HR: Yes, the approval now in the US has been expanded to allow patients with solid tumours to use the device which is great and helps our centres.

NH: You mentioned this before, I think we should not think about scalp cooling just for the early breast cancer setting. We also want to start treating all gynae patients; so far we’ve done it in a trial so we have to restrict it to breast cancer patients but in particular in the first line setting patients do not want their whole village or their whole suburb to know that the cancer is back. We usually have a taxane-based regimen in the first line setting and our best experiences are with the weekly paclitaxel regimens, be it with antibodies or just by itself, and that obviously we use a lot also in the first line setting. So scalp cooling is a great way forward but we shouldn’t restrict it to the early breast cancer setting.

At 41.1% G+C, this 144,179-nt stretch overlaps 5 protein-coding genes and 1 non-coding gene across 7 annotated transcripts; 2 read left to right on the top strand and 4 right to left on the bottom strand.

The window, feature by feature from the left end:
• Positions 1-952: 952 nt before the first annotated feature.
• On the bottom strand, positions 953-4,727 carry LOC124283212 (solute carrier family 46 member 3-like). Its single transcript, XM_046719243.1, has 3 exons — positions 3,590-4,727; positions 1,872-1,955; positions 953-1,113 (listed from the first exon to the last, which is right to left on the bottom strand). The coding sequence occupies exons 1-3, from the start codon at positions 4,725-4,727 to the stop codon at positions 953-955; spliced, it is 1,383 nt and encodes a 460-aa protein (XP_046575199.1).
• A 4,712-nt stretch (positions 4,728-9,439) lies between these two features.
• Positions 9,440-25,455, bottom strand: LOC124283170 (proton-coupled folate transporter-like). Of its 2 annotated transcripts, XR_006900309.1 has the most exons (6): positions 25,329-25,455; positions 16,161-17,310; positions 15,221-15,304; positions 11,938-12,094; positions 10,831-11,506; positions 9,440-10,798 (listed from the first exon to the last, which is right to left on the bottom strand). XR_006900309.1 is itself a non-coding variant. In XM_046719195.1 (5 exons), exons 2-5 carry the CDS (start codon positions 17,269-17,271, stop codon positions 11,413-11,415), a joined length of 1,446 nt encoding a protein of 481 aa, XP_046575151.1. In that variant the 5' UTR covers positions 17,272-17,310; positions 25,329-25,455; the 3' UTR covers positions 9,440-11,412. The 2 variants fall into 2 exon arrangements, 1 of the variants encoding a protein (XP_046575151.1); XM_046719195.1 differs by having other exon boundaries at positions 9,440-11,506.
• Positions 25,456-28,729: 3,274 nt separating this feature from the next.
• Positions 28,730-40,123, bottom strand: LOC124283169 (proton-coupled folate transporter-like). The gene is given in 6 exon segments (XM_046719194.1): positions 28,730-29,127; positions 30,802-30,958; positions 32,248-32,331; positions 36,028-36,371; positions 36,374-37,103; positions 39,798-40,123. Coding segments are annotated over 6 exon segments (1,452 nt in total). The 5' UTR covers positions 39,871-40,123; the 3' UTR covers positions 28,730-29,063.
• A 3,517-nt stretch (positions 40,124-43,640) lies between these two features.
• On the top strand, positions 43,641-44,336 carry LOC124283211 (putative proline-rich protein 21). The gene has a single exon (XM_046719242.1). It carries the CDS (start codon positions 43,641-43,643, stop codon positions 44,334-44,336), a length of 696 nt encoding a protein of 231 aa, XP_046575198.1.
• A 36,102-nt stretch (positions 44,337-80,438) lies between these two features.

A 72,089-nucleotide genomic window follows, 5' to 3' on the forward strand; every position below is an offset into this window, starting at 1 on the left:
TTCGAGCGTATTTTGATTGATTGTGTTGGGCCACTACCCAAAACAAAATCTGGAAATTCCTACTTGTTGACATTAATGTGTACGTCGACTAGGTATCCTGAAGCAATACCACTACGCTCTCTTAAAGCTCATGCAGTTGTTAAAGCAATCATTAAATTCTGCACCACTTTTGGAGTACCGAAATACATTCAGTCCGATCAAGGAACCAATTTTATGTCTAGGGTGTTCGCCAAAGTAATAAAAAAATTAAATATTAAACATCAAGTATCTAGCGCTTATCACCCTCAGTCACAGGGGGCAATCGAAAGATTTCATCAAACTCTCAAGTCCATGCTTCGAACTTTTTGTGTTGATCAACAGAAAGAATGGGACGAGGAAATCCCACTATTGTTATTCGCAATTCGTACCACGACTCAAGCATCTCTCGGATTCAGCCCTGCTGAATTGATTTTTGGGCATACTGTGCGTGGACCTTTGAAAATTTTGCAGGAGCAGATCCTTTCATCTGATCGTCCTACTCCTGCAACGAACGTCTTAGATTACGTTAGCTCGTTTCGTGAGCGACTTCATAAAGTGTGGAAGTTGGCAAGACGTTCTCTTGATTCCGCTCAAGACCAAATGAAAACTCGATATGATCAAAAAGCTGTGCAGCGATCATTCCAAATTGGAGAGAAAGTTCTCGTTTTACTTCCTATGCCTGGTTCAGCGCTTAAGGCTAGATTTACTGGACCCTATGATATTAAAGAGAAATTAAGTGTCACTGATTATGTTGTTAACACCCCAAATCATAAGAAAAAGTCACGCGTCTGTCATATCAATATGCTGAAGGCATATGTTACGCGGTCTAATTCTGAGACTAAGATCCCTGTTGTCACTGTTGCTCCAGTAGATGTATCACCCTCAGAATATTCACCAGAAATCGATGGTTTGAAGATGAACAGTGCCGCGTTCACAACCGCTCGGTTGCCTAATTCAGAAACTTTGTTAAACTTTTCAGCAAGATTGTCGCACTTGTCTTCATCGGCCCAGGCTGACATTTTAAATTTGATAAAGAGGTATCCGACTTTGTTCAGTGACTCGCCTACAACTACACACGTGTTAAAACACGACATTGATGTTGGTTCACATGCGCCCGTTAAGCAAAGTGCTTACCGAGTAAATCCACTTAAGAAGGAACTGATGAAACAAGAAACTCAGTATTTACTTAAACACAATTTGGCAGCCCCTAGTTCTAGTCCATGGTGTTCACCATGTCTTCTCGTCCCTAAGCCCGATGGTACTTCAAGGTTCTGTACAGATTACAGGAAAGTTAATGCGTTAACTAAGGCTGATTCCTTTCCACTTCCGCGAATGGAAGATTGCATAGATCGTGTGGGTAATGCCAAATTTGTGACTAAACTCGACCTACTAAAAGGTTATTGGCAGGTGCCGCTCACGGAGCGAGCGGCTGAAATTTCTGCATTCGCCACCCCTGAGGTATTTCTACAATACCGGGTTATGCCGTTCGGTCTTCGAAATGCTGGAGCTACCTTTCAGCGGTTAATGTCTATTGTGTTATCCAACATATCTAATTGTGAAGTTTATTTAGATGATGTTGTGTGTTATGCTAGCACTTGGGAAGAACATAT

DT: We started with breast cancer and really emphasised more the taxane only but we knew that we were going to expand it once we got more experience and we just had to ramp up slowly. So we have, in fact, now expanded; we’re starting to treat patients with gynaecologic malignancies as well and pretty soon we’ll expand it more and more, it’s just really more a matter of logistics. But we want to make it broadly available.